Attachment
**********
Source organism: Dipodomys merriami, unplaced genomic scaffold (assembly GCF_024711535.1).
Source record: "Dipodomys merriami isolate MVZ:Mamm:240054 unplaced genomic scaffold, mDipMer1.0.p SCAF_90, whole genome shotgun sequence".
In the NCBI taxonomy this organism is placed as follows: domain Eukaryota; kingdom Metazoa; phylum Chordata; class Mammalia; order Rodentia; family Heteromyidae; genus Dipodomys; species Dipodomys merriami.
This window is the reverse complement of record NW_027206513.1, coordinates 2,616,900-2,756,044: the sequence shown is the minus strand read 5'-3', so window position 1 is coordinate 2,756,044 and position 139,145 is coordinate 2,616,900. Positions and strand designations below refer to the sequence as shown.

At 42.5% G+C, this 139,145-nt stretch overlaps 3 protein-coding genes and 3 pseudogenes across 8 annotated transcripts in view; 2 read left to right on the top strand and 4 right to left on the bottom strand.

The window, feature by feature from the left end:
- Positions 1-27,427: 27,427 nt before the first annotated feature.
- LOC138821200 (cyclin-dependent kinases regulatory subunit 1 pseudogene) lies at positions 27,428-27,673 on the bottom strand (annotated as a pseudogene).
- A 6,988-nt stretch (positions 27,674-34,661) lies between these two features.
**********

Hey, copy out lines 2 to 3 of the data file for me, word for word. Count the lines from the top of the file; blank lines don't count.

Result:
Source record: "Dipodomys merriami isolate MVZ:Mamm:240054 unplaced genomic scaffold, mDipMer1.0.p SCAF_90, whole genome shotgun sequence".
In the NCBI taxonomy this organism is placed as follows: domain Eukaryota; kingdom Metazoa; phylum Chordata; class Mammalia; order Rodentia; family Heteromyidae; genus Dipodomys; species Dipodomys merriami.